Some say our fascination with eternal youth is worse than death. (Photo by Eric Vondy)
So far all of the newspaper articles on anti-aging I've written about have been either positive or neutral. Most have been hopeful but cautious. None, however, have been clearly negative towards the idea of life extension.
Susan Cole from NOW Magazine is here to put an end to the madness of anti-aging. In a provocative piece titled 'Anti-Anti-Aging: Why I Find the Anti-Aging Movement Despicable', she takes on the International Anti-Aging Show – a road show with seminars on various aspects of longevity and health, and apparently the root of all evil.
A quick look at the seminars reveals that a lot of the stuff is pretty light-weight and even bordering on nonsense, with topics ranging from weight loss to natural healing. But they also have seminars on more serious-sounding topics, such as cosmetic surgery and hormone replacement.
Now, I can certainly see why the author of the article is angry at the dubious claims made by some of the speakers. Consider, for example, Dr. Nick Delgado, the sexual healer who will tell you "how the frequency of intimacy can increase ones longevity by 50%". The fact that there are no 150-year-olds around should raise some questions. As Mrs. Cole puts it:
These exhibitions have nothing to do with health and everything to do with profit. If health were the priority, organizers might consider the immense stress that the term anti-aging puts on people who are – and this can't be helped – aging.
I can also understand why she's angry at skin creams and cosmetic treatments being marketed under the banner of 'anti-aging' – all these products can do is treat or mask the effects of aging. Most of them don't even do that.
What I don't understand is that she's angry at the very idea of anti-aging. Here's a quote that describes her radically negative position:
And why does she hate the term so much? Let her explain:
I loathe the term anti-aging. It makes my skin crawl and my blood boil.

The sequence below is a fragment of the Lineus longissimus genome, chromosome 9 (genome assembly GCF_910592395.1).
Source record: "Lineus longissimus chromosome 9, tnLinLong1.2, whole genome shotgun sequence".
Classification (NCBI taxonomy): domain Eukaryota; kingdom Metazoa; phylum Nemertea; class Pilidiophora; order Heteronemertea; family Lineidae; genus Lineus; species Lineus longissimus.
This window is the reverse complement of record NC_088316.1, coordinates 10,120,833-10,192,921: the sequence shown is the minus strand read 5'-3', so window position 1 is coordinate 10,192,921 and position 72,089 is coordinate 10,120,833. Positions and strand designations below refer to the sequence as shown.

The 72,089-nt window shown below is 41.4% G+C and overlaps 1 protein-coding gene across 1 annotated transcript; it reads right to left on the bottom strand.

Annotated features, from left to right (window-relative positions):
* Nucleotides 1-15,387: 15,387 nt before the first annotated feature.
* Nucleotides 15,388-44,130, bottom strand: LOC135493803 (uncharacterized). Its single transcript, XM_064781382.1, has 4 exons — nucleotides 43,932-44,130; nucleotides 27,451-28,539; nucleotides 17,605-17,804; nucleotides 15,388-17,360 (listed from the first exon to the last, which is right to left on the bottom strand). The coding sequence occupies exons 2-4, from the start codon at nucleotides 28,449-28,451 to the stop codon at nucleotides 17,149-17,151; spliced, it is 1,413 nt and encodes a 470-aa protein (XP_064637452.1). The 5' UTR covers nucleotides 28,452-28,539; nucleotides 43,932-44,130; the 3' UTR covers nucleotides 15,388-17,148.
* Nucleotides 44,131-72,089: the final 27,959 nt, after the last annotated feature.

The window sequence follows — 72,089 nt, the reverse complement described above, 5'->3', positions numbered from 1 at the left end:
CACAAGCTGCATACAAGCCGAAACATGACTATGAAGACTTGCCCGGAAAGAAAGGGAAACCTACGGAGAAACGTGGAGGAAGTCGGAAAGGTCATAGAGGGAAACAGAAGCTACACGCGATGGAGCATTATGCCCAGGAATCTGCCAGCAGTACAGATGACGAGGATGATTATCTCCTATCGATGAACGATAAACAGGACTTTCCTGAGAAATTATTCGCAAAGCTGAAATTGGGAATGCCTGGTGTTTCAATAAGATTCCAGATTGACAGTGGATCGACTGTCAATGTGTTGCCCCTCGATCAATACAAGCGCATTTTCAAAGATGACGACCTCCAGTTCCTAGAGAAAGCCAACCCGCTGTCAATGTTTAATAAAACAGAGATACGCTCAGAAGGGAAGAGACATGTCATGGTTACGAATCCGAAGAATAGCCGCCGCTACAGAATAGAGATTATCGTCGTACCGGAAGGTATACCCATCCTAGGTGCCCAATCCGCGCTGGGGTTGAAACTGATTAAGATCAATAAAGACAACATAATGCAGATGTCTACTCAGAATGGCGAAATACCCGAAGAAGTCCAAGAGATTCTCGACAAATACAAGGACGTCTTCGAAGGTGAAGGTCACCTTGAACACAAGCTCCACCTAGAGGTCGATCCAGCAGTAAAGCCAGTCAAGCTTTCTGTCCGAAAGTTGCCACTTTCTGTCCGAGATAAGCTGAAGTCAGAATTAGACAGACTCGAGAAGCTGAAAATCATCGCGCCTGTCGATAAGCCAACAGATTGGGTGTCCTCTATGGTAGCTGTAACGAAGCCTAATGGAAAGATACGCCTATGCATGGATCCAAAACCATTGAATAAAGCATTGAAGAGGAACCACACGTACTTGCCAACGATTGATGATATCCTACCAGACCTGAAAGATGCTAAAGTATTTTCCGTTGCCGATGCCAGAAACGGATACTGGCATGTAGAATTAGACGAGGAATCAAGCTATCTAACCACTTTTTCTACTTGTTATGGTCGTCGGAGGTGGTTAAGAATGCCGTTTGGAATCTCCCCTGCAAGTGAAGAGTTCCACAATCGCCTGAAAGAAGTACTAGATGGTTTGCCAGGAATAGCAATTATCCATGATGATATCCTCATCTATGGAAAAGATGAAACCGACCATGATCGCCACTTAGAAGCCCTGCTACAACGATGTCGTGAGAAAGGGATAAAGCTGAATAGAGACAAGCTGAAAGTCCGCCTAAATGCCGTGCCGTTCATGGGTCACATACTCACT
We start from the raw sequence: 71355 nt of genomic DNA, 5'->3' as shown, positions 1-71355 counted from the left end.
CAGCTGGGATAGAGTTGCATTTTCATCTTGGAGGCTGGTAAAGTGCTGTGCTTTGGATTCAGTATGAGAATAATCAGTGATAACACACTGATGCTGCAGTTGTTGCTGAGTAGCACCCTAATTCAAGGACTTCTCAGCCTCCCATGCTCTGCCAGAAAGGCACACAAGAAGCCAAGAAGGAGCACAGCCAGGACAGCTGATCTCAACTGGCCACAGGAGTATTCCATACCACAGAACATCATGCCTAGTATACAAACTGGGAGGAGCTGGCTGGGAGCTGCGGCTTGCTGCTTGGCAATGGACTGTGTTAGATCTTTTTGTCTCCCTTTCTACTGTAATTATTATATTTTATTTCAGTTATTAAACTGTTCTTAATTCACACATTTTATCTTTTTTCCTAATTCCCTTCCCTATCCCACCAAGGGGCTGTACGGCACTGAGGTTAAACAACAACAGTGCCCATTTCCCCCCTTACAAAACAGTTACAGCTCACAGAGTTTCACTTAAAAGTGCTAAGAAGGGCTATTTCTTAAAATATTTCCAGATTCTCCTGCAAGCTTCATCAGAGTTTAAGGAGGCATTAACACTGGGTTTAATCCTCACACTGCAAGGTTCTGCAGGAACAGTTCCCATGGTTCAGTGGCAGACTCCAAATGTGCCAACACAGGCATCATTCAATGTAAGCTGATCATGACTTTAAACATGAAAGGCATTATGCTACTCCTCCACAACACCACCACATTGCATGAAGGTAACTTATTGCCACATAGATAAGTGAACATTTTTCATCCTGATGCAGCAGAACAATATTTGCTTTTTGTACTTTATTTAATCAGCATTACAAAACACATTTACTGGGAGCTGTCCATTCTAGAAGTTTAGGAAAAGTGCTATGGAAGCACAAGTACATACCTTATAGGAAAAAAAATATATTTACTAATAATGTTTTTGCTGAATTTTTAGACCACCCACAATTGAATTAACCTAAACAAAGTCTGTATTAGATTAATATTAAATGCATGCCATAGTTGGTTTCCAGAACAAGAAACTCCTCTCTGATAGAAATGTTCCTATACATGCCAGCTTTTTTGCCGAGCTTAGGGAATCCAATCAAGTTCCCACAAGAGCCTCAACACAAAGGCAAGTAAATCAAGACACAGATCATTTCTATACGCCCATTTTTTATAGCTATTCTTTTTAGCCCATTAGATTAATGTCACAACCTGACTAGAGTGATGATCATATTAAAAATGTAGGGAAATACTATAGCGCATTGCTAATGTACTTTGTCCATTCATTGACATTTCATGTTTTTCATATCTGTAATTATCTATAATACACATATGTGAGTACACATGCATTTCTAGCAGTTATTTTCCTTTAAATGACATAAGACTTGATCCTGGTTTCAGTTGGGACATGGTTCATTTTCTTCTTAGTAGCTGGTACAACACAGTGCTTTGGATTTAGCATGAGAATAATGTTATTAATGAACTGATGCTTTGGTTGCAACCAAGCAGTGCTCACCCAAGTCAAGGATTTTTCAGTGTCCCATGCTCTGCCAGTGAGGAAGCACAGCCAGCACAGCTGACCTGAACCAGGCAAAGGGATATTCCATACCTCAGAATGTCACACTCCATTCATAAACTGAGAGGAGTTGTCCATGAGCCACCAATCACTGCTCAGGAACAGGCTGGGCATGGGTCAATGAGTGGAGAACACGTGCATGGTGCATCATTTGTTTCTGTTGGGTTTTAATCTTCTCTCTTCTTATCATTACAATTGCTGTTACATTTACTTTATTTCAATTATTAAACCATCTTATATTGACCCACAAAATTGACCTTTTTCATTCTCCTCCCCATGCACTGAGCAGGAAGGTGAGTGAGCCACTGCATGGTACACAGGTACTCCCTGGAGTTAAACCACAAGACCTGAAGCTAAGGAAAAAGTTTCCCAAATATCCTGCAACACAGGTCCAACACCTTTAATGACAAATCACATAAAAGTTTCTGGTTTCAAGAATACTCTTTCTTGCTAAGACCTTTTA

I consider anti-aging shows to be part of an ideological war against older people. North Americans already live in a youth-obssessed culture that dismisses elders as dispensable, useless pieces of human flesh. Wisdom has no value, while doing everything you can to look like you have none does.
Here's where we begin to see where she's coming from. Anti-aging is to be hated, because it's a direct attack on old people. With our ever-growing obsession with looking younger, feeling younger and being younger, we're making it clear that old age is something bad, something to be avoided. Therefore, old people, by virtue of being the opposite of what we ourselves want to be, are to be avoided, too.
This is of course a big fallacy. The idea of anti-aging is not to spit on the elderly and treat them as "useless pieces of human flesh" (I can almost hear the blood gushing in her veins when she wrote that) – it's to prevent all the bad things that come with old age and that make life less enjoyable. Who in their right mind could be against preventing human suffering?
Rather than specifying each age-related problem and saying "I'm anti-cancer, anti-arthritis, anti-diabetes, anti-Alzheimer's, anti-Parkinson's" etc. it makes more sense to be anti-aging, because what those problems have in common is that they all more or less stem from the biological process of aging.
Thus, if we could prevent aging, we could prevent all of the aforementioned problems too. Anti-aging, as a term and a concept, is a strike at the root.
So why would anyone who is, for example, anti-cancer (and I have to assume even Mrs. Cole isn't enraged by the idea of cancer treatments) be against anti-aging? The answer is fear and lack of knowledge. People are unaware that we have an actual chance at slowing down aging and eventually bringing it to a complete halt. And because they're unaware of that chance, they attempt to rationalize aging as something that is naturally good.
This is the pro-aging trance; the strange and terrible mindset where bad things become good only because they are unavoidable, and which makes people utter the most irrational sentences:
Personally, I'm not against aging. Because I'm nowhere near ready for the alternative.
As you can see, the most problematic side of the pro-aging trance is that its proponents will also force their love of aging on other people. It's not enough for them to grow old and die; aging must be enjoyed by all. Death has to be shoved down the throats of everybody, whether they like it or not.
Of course, not even the most hardcore deathist can resist cheating just a little in the game of aging, when given the chance:
Speaking as someone who etches a little powder onto my rapidly balding eyebrows every day, I'm not so totally opposed to a bit of make-up to help the eyes pop out and to give the cheeks a little lustre.
So you see, it's okay to use make-up to appear more youthful, exercise to stay fit, eat properly to stay thin, and treat disease to stay healthy. Nobody is against that. However, it's not okay to stop the process that makes all those increasingly difficult with time. That's where the deathist draws the line.
In case you don't get the logic, don't worry: there is none. The deathist will have nothing to do with it. Using logic would be an attack on crazy people.
For more information on anti-aging, see these posts:
Caloric Restriction Improves Memory in the Elderly
Anti-Aging in the Media: National Post on Caloric Restriction
Anti-Aging in the Media: Vancouver Sun on Immortality
Anti-Aging in the Media: Rolling Stone on Ray Kurzweil